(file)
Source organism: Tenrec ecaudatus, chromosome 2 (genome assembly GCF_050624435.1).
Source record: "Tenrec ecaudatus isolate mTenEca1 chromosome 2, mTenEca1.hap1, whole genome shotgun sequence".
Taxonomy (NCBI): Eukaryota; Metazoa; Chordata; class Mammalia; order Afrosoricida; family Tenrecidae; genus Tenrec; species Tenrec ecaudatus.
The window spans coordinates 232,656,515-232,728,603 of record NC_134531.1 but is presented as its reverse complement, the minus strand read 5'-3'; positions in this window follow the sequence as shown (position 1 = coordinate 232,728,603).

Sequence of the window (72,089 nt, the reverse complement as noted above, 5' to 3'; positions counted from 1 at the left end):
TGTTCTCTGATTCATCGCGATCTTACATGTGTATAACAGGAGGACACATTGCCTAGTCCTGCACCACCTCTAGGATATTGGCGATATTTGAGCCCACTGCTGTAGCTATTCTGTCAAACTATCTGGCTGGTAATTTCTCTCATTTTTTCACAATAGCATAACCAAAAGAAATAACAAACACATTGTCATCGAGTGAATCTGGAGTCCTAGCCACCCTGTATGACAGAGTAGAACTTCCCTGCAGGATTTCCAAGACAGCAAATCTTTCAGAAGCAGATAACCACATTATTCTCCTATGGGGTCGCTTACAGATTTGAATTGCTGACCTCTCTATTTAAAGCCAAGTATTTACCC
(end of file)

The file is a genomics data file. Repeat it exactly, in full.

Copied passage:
Source organism: Tenrec ecaudatus, chromosome 2 (genome assembly GCF_050624435.1).
Source record: "Tenrec ecaudatus isolate mTenEca1 chromosome 2, mTenEca1.hap1, whole genome shotgun sequence".
Taxonomy (NCBI): Eukaryota; Metazoa; Chordata; class Mammalia; order Afrosoricida; family Tenrecidae; genus Tenrec; species Tenrec ecaudatus.
The window spans coordinates 232,656,515-232,728,603 of record NC_134531.1 but is presented as its reverse complement, the minus strand read 5'-3'; positions in this window follow the sequence as shown (position 1 = coordinate 232,728,603).

Sequence of the window (72,089 nt, the reverse complement as noted above, 5' to 3'; positions counted from 1 at the left end):
TGTTCTCTGATTCATCGCGATCTTACATGTGTATAACAGGAGGACACATTGCCTAGTCCTGCACCACCTCTAGGATATTGGCGATATTTGAGCCCACTGCTGTAGCTATTCTGTCAAACTATCTGGCTGGTAATTTCTCTCATTTTTTCACAATAGCATAACCAAAAGAAATAACAAACACATTGTCATCGAGTGAATCTGGAGTCCTAGCCACCCTGTATGACAGAGTAGAACTTCCCTGCAGGATTTCCAAGACAGCAAATCTTTCAGAAGCAGATAACCACATTATTCTCCTATGGGGTCGCTTACAGATTTGAATTGCTGACCTCTCTATTTAAAGCCAAGTATTTACCC